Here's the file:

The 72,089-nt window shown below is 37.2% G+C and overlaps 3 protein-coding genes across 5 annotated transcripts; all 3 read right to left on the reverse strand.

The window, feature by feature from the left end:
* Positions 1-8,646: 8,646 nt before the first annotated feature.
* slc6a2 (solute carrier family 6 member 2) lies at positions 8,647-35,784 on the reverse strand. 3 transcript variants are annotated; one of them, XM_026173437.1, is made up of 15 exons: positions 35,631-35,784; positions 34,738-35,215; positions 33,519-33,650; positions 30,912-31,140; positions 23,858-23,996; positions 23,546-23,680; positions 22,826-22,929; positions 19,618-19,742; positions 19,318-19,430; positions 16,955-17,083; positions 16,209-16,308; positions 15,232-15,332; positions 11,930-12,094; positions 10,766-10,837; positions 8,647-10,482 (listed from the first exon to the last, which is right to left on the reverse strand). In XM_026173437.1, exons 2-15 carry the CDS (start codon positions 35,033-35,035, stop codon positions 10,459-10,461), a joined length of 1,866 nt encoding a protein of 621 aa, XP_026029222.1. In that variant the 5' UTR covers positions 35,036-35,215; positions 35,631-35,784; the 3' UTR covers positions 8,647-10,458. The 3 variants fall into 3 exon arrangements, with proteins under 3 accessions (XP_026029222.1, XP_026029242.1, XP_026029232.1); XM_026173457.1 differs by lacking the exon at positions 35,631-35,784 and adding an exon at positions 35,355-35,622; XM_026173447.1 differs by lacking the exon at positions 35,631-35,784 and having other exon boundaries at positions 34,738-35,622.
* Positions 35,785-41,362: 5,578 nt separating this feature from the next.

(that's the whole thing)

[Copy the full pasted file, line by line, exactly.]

The 72,089-nt window shown below is 37.2% G+C and overlaps 3 protein-coding genes across 5 annotated transcripts; all 3 read right to left on the reverse strand.

The window, feature by feature from the left end:
* Positions 1-8,646: 8,646 nt before the first annotated feature.
* slc6a2 (solute carrier family 6 member 2) lies at positions 8,647-35,784 on the reverse strand. 3 transcript variants are annotated; one of them, XM_026173437.1, is made up of 15 exons: positions 35,631-35,784; positions 34,738-35,215; positions 33,519-33,650; positions 30,912-31,140; positions 23,858-23,996; positions 23,546-23,680; positions 22,826-22,929; positions 19,618-19,742; positions 19,318-19,430; positions 16,955-17,083; positions 16,209-16,308; positions 15,232-15,332; positions 11,930-12,094; positions 10,766-10,837; positions 8,647-10,482 (listed from the first exon to the last, which is right to left on the reverse strand). In XM_026173437.1, exons 2-15 carry the CDS (start codon positions 35,033-35,035, stop codon positions 10,459-10,461), a joined length of 1,866 nt encoding a protein of 621 aa, XP_026029222.1. In that variant the 5' UTR covers positions 35,036-35,215; positions 35,631-35,784; the 3' UTR covers positions 8,647-10,458. The 3 variants fall into 3 exon arrangements, with proteins under 3 accessions (XP_026029222.1, XP_026029242.1, XP_026029232.1); XM_026173457.1 differs by lacking the exon at positions 35,631-35,784 and adding an exon at positions 35,355-35,622; XM_026173447.1 differs by lacking the exon at positions 35,631-35,784 and having other exon boundaries at positions 34,738-35,622.
* Positions 35,785-41,362: 5,578 nt separating this feature from the next.